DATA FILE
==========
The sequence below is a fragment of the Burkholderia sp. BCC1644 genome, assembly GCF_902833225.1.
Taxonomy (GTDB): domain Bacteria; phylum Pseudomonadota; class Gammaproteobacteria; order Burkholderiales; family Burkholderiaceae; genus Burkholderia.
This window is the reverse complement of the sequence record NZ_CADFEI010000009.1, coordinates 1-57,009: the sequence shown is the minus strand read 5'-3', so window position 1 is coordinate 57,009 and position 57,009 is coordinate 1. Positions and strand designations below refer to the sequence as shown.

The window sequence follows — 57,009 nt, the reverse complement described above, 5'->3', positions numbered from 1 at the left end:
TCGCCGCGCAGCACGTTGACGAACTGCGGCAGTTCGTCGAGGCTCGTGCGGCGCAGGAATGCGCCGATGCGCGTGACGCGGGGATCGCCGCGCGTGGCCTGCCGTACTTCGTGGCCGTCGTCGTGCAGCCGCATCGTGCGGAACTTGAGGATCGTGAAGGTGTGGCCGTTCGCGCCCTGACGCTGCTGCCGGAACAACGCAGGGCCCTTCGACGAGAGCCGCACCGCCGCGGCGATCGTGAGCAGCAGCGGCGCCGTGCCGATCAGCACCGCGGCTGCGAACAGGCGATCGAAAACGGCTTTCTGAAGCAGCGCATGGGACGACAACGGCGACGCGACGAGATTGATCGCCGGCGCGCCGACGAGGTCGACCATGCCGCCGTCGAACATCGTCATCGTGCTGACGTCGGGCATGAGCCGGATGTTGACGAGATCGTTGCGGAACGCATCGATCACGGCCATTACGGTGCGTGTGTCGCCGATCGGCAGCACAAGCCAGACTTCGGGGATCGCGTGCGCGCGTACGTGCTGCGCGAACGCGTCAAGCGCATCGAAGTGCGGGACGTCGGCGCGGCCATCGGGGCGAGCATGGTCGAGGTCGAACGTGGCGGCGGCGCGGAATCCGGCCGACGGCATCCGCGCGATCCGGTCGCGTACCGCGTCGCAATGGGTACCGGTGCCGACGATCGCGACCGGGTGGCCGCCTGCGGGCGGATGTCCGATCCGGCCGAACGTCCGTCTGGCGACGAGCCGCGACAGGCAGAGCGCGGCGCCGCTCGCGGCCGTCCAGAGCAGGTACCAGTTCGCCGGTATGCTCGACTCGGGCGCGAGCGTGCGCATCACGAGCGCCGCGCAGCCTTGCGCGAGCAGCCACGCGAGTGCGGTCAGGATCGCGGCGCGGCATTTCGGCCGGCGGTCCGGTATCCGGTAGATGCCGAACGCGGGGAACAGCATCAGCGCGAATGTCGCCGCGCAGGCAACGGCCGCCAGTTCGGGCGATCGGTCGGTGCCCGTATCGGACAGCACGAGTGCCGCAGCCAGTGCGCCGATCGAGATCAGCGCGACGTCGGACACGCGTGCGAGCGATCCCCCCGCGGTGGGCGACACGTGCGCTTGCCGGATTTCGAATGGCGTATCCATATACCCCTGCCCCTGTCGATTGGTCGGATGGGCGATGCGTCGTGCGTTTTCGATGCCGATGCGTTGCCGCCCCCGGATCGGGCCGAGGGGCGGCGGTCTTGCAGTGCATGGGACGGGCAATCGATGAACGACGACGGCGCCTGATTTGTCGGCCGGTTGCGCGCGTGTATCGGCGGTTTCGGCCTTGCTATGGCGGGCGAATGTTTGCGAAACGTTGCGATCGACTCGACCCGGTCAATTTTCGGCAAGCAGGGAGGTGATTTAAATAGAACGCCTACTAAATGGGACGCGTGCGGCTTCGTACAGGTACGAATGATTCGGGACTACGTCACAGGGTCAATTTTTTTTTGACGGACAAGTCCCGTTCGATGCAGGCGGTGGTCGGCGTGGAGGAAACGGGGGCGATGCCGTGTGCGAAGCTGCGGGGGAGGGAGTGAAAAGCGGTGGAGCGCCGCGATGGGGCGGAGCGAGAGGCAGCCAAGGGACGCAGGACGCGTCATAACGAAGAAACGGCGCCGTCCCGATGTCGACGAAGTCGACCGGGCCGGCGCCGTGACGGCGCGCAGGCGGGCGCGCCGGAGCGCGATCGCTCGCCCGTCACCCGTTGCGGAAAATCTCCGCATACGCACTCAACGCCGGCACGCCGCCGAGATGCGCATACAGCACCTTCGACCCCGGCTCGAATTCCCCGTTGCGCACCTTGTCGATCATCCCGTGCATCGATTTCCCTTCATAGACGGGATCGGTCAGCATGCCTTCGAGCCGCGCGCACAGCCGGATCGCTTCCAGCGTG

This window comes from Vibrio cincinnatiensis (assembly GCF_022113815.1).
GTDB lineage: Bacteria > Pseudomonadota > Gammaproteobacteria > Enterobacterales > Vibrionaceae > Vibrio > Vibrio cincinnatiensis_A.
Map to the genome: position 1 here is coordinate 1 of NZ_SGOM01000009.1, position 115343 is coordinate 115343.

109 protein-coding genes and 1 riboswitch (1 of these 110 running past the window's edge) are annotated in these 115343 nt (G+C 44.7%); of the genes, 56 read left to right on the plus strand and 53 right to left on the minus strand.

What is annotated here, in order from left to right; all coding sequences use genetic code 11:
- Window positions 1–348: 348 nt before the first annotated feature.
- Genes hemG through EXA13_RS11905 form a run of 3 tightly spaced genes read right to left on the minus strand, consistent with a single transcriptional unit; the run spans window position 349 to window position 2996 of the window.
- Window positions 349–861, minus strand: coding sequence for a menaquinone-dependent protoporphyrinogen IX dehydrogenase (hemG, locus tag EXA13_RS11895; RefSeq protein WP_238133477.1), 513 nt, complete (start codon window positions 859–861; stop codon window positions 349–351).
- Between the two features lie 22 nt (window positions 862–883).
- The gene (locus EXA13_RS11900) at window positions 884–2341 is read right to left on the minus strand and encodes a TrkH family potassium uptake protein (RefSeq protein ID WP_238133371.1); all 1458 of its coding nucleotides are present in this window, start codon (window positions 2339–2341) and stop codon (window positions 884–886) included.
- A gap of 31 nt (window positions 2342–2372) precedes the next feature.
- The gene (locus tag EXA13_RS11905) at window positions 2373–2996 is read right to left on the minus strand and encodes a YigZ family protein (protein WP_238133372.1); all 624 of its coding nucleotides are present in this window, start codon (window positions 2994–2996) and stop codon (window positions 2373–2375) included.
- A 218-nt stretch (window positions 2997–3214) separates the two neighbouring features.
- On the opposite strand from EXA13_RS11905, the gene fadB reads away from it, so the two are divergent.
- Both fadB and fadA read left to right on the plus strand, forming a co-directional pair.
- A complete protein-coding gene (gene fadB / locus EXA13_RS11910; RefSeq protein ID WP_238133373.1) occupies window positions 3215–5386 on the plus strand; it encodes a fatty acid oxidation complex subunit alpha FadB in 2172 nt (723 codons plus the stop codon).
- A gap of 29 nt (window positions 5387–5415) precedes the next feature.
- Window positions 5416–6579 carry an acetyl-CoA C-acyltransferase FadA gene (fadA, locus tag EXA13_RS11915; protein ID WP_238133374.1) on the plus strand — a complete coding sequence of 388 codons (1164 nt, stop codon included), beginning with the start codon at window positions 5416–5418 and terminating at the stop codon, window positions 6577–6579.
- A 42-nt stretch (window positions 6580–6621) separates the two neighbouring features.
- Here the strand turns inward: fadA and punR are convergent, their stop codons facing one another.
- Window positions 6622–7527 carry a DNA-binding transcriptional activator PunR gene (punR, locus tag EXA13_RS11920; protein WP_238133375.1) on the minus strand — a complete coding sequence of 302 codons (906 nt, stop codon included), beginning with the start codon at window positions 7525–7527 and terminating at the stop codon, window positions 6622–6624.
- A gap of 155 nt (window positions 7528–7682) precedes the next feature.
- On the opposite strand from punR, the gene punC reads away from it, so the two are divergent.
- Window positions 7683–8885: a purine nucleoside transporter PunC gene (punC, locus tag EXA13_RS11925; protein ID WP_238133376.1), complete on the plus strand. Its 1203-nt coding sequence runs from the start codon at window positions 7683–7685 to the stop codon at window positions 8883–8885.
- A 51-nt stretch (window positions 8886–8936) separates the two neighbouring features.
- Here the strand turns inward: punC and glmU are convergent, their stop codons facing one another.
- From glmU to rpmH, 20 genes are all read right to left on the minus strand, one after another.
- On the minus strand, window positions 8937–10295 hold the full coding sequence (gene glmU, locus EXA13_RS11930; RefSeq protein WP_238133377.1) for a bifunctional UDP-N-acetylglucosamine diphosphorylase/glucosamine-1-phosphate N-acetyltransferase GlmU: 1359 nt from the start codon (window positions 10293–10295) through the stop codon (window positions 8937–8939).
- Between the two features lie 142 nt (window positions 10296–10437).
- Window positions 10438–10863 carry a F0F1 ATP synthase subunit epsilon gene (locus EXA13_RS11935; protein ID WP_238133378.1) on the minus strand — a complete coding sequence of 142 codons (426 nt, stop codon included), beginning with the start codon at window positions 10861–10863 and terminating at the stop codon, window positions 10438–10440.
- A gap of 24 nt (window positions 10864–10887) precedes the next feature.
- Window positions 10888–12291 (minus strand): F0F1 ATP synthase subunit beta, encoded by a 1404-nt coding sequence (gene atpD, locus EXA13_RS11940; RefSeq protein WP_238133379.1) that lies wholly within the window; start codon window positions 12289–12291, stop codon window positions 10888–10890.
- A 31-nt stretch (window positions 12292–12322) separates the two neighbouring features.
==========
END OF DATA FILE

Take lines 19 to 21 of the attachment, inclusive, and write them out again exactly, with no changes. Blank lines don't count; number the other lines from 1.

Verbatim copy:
- On the opposite strand from EXA13_RS11905, the gene fadB reads away from it, so the two are divergent.
- Both fadB and fadA read left to right on the plus strand, forming a co-directional pair.
- A complete protein-coding gene (gene fadB / locus EXA13_RS11910; RefSeq protein ID WP_238133373.1) occupies window positions 3215–5386 on the plus strand; it encodes a fatty acid oxidation complex subunit alpha FadB in 2172 nt (723 codons plus the stop codon).